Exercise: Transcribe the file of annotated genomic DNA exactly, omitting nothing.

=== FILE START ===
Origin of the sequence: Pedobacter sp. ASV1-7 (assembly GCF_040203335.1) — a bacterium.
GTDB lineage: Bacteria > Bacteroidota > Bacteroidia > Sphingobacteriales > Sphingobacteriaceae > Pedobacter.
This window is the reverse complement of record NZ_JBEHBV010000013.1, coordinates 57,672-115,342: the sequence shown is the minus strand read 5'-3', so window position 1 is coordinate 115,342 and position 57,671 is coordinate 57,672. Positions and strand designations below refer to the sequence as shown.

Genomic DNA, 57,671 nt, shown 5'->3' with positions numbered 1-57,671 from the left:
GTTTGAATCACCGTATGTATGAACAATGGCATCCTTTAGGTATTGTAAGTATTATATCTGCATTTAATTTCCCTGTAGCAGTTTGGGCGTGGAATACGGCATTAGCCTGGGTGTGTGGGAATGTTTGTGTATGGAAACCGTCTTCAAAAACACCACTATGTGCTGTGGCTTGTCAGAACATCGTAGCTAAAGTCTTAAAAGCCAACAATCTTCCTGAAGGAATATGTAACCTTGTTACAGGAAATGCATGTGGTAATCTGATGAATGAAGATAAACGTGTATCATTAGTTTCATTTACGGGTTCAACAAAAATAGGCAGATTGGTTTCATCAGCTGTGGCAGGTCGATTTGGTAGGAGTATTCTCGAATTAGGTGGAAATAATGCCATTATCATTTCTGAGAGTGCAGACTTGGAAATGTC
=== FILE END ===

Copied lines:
Origin of the sequence: Pedobacter sp. ASV1-7 (assembly GCF_040203335.1) — a bacterium.
GTDB lineage: Bacteria > Bacteroidota > Bacteroidia > Sphingobacteriales > Sphingobacteriaceae > Pedobacter.
This window is the reverse complement of record NZ_JBEHBV010000013.1, coordinates 57,672-115,342: the sequence shown is the minus strand read 5'-3', so window position 1 is coordinate 115,342 and position 57,671 is coordinate 57,672. Positions and strand designations below refer to the sequence as shown.

Genomic DNA, 57,671 nt, shown 5'->3' with positions numbered 1-57,671 from the left:
GTTTGAATCACCGTATGTATGAACAATGGCATCCTTTAGGTATTGTAAGTATTATATCTGCATTTAATTTCCCTGTAGCAGTTTGGGCGTGGAATACGGCATTAGCCTGGGTGTGTGGGAATGTTTGTGTATGGAAACCGTCTTCAAAAACACCACTATGTGCTGTGGCTTGTCAGAACATCGTAGCTAAAGTCTTAAAAGCCAACAATCTTCCTGAAGGAATATGTAACCTTGTTACAGGAAATGCATGTGGTAATCTGATGAATGAAGATAAACGTGTATCATTAGTTTCATTTACGGGTTCAACAAAAATAGGCAGATTGGTTTCATCAGCTGTGGCAGGTCGATTTGGTAGGAGTATTCTCGAATTAGGTGGAAATAATGCCATTATCATTTCTGAGAGTGCAGACTTGGAAATGTC